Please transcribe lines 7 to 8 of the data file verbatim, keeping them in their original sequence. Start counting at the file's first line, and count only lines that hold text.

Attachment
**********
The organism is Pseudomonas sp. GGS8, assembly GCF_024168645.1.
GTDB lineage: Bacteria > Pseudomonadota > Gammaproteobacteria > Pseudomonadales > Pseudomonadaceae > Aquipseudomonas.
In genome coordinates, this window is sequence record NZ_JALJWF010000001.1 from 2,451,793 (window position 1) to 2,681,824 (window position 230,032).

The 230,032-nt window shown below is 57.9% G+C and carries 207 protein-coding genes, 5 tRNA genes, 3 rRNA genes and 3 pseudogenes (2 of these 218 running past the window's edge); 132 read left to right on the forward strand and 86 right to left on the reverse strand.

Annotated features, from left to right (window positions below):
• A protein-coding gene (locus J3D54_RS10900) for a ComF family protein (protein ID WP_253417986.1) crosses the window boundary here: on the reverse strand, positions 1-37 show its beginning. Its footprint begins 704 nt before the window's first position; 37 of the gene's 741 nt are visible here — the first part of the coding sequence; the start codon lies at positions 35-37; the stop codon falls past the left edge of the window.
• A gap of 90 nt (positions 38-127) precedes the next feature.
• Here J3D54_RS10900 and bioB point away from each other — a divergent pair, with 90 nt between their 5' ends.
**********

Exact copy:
• A gap of 90 nt (positions 38-127) precedes the next feature.
• Here J3D54_RS10900 and bioB point away from each other — a divergent pair, with 90 nt between their 5' ends.